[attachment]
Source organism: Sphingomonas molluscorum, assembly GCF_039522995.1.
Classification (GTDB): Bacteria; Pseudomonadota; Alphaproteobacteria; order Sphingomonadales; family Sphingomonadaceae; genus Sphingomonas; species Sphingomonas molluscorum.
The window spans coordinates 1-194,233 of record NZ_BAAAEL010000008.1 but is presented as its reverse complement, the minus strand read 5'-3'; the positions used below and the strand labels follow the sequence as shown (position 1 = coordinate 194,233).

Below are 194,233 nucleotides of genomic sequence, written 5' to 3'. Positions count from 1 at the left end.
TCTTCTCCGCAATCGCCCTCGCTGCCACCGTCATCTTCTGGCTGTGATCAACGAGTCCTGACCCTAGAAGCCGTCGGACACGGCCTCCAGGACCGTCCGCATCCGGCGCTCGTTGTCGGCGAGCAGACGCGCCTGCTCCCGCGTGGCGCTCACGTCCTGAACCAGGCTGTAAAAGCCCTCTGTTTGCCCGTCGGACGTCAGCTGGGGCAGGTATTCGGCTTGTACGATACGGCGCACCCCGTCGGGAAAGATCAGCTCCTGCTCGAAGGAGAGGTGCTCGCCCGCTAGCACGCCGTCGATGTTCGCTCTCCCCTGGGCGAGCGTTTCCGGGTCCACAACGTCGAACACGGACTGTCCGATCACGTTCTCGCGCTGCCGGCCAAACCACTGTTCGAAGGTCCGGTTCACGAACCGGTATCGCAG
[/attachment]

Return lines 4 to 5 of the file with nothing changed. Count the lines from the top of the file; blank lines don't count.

Below are 194,233 nucleotides of genomic sequence, written 5' to 3'. Positions count from 1 at the left end.
TCTTCTCCGCAATCGCCCTCGCTGCCACCGTCATCTTCTGGCTGTGATCAACGAGTCCTGACCCTAGAAGCCGTCGGACACGGCCTCCAGGACCGTCCGCATCCGGCGCTCGTTGTCGGCGAGCAGACGCGCCTGCTCCCGCGTGGCGCTCACGTCCTGAACCAGGCTGTAAAAGCCCTCTGTTTGCCCGTCGGACGTCAGCTGGGGCAGGTATTCGGCTTGTACGATACGGCGCACCCCGTCGGGAAAGATCAGCTCCTGCTCGAAGGAGAGGTGCTCGCCCGCTAGCACGCCGTCGATGTTCGCTCTCCCCTGGGCGAGCGTTTCCGGGTCCACAACGTCGAACACGGACTGTCCGATCACGTTCTCGCGCTGCCGGCCAAACCACTGTTCGAAGGTCCGGTTCACGAACCGGTATCGCAG